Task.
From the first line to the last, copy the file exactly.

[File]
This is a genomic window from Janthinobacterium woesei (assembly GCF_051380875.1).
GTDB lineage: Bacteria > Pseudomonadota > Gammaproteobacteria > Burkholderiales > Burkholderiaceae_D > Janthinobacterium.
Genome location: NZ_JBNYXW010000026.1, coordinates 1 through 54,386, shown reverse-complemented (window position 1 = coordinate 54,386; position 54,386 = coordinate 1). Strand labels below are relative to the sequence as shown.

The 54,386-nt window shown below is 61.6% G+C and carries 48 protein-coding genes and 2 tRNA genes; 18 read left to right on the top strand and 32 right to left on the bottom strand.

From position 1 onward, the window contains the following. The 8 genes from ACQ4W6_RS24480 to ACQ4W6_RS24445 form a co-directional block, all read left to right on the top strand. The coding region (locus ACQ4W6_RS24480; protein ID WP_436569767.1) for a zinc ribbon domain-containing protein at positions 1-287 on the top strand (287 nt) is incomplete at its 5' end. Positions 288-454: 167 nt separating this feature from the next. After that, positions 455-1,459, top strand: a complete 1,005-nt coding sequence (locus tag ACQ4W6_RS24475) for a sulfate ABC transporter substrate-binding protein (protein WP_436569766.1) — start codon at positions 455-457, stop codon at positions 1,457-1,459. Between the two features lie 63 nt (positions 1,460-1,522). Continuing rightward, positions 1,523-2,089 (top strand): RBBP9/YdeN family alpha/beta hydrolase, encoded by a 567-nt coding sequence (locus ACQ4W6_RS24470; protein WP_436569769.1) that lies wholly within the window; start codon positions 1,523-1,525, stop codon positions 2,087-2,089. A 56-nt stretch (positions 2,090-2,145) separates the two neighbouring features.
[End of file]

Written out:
This is a genomic window from Janthinobacterium woesei (assembly GCF_051380875.1).
GTDB lineage: Bacteria > Pseudomonadota > Gammaproteobacteria > Burkholderiales > Burkholderiaceae_D > Janthinobacterium.
Genome location: NZ_JBNYXW010000026.1, coordinates 1 through 54,386, shown reverse-complemented (window position 1 = coordinate 54,386; position 54,386 = coordinate 1). Strand labels below are relative to the sequence as shown.

The 54,386-nt window shown below is 61.6% G+C and carries 48 protein-coding genes and 2 tRNA genes; 18 read left to right on the top strand and 32 right to left on the bottom strand.

From position 1 onward, the window contains the following. The 8 genes from ACQ4W6_RS24480 to ACQ4W6_RS24445 form a co-directional block, all read left to right on the top strand. The coding region (locus ACQ4W6_RS24480; protein ID WP_436569767.1) for a zinc ribbon domain-containing protein at positions 1-287 on the top strand (287 nt) is incomplete at its 5' end. Positions 288-454: 167 nt separating this feature from the next. After that, positions 455-1,459, top strand: a complete 1,005-nt coding sequence (locus tag ACQ4W6_RS24475) for a sulfate ABC transporter substrate-binding protein (protein WP_436569766.1) — start codon at positions 455-457, stop codon at positions 1,457-1,459. Between the two features lie 63 nt (positions 1,460-1,522). Continuing rightward, positions 1,523-2,089 (top strand): RBBP9/YdeN family alpha/beta hydrolase, encoded by a 567-nt coding sequence (locus ACQ4W6_RS24470; protein WP_436569769.1) that lies wholly within the window; start codon positions 1,523-1,525, stop codon positions 2,087-2,089. A 56-nt stretch (positions 2,090-2,145) separates the two neighbouring features.